Cliffhanger for collie Hero

Charlotte Flaherty and her daughter Rosa  are delighted to have Smithfield collie Hero back in...
Charlotte Flaherty and her daughter Rosa are delighted to have Smithfield collie Hero back in their arms after he fell down a cliff below Prospect Park in Dunedin yesterday. Photos by Peter McIntosh.
Hero, the 7-year-old Smithfield collie, waits to be rescued from tree branches halfway down a 30m...
Hero, the 7-year-old Smithfield collie, waits to be rescued from tree branches halfway down a 30m cliff in Dunedin yesterday.
Willowbank Firefighters Tony Gyde (top, centre) and Alan McNeill rescue Hero  from tree branches...
Willowbank Firefighters Tony Gyde (top, centre) and Alan McNeill rescue Hero from tree branches on a cliff below Prospect Park.
Hero is carried to safety by Mr  McNeill
Hero is carried to safety by Mr McNeill

Sometimes even heroes need saving.

Seven-year-old Smithfield collie Hero was rescued by Willowbank firefighters yesterday after falling down a 30m cliff in pursuit of a possum.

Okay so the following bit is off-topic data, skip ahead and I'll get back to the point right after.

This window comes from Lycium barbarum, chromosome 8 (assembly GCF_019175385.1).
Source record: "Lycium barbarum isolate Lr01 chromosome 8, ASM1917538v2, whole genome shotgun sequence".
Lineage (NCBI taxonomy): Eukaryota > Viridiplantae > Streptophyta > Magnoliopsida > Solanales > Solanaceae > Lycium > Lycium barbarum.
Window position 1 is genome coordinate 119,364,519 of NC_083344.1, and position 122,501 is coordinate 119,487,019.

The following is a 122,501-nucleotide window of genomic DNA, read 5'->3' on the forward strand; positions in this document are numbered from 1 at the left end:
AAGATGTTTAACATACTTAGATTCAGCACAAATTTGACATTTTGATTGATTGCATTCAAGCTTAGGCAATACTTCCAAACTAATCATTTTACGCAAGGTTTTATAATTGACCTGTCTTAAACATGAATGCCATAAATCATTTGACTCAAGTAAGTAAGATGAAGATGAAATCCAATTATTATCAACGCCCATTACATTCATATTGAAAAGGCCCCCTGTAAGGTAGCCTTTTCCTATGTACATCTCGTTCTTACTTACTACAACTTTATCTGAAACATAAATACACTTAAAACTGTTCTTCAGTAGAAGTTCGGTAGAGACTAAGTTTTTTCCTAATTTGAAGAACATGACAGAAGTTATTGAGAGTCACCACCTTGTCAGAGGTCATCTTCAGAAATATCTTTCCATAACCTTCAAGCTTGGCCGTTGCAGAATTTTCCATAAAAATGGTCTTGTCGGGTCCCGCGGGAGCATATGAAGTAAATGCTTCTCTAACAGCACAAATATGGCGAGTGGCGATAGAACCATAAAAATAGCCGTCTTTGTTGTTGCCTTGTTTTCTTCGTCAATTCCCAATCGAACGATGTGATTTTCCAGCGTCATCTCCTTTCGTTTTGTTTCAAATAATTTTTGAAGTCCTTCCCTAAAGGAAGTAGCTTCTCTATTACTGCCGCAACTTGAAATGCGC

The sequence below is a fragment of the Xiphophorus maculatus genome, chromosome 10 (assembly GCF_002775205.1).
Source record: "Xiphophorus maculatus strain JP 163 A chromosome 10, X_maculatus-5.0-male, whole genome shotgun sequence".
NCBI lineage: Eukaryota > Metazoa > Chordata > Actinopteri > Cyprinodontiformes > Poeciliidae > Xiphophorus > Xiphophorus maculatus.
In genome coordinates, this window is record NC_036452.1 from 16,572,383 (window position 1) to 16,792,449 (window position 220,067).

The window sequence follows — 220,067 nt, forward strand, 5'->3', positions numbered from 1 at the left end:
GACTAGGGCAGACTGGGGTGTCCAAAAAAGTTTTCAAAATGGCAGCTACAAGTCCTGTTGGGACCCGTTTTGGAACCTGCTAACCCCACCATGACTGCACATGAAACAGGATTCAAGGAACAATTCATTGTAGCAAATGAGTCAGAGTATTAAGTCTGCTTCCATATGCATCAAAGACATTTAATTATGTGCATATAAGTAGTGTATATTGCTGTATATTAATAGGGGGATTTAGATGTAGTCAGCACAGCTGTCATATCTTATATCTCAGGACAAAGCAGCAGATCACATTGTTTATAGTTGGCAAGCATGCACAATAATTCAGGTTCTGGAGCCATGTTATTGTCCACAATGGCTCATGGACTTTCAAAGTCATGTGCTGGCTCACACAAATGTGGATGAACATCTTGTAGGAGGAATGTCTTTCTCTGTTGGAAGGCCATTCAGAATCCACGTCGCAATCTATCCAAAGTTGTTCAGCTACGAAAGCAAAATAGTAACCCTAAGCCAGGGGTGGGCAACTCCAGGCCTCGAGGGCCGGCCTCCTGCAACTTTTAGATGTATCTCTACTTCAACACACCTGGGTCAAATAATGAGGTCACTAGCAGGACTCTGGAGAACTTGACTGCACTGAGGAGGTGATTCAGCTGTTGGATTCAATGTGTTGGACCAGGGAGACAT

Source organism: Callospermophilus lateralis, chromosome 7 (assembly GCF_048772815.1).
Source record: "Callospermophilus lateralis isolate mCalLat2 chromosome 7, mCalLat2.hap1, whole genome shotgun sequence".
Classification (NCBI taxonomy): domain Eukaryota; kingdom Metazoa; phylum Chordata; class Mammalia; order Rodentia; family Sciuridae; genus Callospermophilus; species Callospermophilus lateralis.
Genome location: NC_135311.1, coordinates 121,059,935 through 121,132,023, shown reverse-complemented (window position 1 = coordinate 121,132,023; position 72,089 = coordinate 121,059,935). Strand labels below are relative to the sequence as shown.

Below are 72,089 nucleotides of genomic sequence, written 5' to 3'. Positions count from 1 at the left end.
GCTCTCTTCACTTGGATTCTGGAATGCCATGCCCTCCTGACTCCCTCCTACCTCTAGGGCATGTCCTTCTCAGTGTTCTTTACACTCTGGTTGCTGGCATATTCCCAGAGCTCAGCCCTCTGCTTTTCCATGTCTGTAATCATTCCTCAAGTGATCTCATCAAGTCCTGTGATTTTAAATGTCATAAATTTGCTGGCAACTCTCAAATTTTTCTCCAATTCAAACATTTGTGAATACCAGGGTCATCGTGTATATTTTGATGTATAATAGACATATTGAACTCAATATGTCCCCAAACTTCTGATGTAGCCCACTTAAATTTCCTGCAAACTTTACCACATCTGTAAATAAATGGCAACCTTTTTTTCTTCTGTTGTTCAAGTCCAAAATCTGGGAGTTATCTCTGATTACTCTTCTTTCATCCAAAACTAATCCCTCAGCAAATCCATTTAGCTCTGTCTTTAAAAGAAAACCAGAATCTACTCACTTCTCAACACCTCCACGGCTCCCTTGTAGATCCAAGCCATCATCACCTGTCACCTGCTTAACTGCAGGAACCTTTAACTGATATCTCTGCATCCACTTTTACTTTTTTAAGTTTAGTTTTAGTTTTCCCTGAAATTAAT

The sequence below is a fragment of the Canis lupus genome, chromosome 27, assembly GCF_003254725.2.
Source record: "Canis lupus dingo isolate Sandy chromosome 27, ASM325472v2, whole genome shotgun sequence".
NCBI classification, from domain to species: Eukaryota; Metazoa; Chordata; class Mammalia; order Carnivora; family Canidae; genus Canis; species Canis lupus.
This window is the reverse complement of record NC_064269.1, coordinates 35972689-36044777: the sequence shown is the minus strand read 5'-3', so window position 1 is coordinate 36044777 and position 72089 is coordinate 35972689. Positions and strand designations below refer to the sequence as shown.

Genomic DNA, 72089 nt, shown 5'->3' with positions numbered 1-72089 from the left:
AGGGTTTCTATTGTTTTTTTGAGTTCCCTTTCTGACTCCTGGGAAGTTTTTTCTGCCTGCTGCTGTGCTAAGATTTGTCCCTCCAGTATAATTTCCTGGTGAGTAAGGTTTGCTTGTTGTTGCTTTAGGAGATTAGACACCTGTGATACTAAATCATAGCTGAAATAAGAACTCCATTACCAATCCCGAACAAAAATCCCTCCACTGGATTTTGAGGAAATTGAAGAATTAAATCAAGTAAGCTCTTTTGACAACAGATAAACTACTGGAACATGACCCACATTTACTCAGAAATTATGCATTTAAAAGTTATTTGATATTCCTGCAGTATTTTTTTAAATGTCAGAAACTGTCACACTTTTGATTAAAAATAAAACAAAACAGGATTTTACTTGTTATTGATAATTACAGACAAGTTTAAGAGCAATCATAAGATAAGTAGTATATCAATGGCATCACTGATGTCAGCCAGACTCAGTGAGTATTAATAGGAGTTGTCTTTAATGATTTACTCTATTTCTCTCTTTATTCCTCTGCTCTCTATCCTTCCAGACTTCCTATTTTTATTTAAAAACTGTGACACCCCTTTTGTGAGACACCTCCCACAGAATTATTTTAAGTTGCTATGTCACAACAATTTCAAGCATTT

The dog was walking with owner Charlotte Flaherty and her daughter Rosa (12) between Woodhaugh and Highgate about 2pm.

Led astray by a possum, Hero tumbled down the cliff below Prospect Park and became stuck in tree branches about halfway down.

Mrs Flaherty said she and Rosa heard "sliding, thumping, crunching" noises followed by silence.

Fearing the worst, they called out to Hero and he started yelping.

"We couldn't see where he was and I didn't realise how high and steep the cliff was.

"We walked to the bottom then started climbing up and managed to see him, but realised we couldn't get him out without help," Mrs Flaherty said.

Armed with a fully extended ladder, four firefighters managed to reach the dog and lower him to safety.

"They [the firefighters] were absolutely fantastic," Mrs Flaherty said.

Having spent almost an hour stuck in tree branches, Hero was shaking but happy to be free.

Remarkably, he was not injured.

"It's unbelievable.

"The way he was yelping, I thought something was really wrong.

"When he got down he just started dancing around and went up to everyone like he was thanking them," Mrs Flaherty said.

She said a nearby property owner spoke of his concern about the potential for children to fall down the cliff.

A flimsy fence was all that separated a walking path and the sheer drop, Mrs Flaherty said.

-rosie.manins@odt.co.nz

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